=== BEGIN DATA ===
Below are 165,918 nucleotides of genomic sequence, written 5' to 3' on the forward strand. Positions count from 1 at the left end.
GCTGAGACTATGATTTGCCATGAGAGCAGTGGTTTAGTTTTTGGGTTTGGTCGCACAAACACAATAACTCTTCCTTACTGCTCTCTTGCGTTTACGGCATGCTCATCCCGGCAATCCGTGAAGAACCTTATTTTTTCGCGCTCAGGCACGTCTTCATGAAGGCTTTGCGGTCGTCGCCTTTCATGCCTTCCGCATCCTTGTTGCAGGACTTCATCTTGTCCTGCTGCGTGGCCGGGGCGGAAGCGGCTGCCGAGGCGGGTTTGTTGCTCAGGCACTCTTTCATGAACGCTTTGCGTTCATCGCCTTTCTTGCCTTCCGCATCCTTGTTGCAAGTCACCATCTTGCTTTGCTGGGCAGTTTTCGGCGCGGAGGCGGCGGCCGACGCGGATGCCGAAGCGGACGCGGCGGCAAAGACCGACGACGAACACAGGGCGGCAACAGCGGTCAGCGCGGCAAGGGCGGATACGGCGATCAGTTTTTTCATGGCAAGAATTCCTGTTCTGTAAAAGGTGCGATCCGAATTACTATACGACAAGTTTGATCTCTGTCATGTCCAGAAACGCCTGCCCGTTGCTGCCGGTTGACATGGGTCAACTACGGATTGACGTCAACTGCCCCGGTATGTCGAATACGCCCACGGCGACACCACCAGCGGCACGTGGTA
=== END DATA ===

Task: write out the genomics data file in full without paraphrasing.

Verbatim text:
Below are 165,918 nucleotides of genomic sequence, written 5' to 3' on the forward strand. Positions count from 1 at the left end.
GCTGAGACTATGATTTGCCATGAGAGCAGTGGTTTAGTTTTTGGGTTTGGTCGCACAAACACAATAACTCTTCCTTACTGCTCTCTTGCGTTTACGGCATGCTCATCCCGGCAATCCGTGAAGAACCTTATTTTTTCGCGCTCAGGCACGTCTTCATGAAGGCTTTGCGGTCGTCGCCTTTCATGCCTTCCGCATCCTTGTTGCAGGACTTCATCTTGTCCTGCTGCGTGGCCGGGGCGGAAGCGGCTGCCGAGGCGGGTTTGTTGCTCAGGCACTCTTTCATGAACGCTTTGCGTTCATCGCCTTTCTTGCCTTCCGCATCCTTGTTGCAAGTCACCATCTTGCTTTGCTGGGCAGTTTTCGGCGCGGAGGCGGCGGCCGACGCGGATGCCGAAGCGGACGCGGCGGCAAAGACCGACGACGAACACAGGGCGGCAACAGCGGTCAGCGCGGCAAGGGCGGATACGGCGATCAGTTTTTTCATGGCAAGAATTCCTGTTCTGTAAAAGGTGCGATCCGAATTACTATACGACAAGTTTGATCTCTGTCATGTCCAGAAACGCCTGCCCGTTGCTGCCGGTTGACATGGGTCAACTACGGATTGACGTCAACTGCCCCGGTATGTCGAATACGCCCACGGCGACACCACCAGCGGCACGTGGTA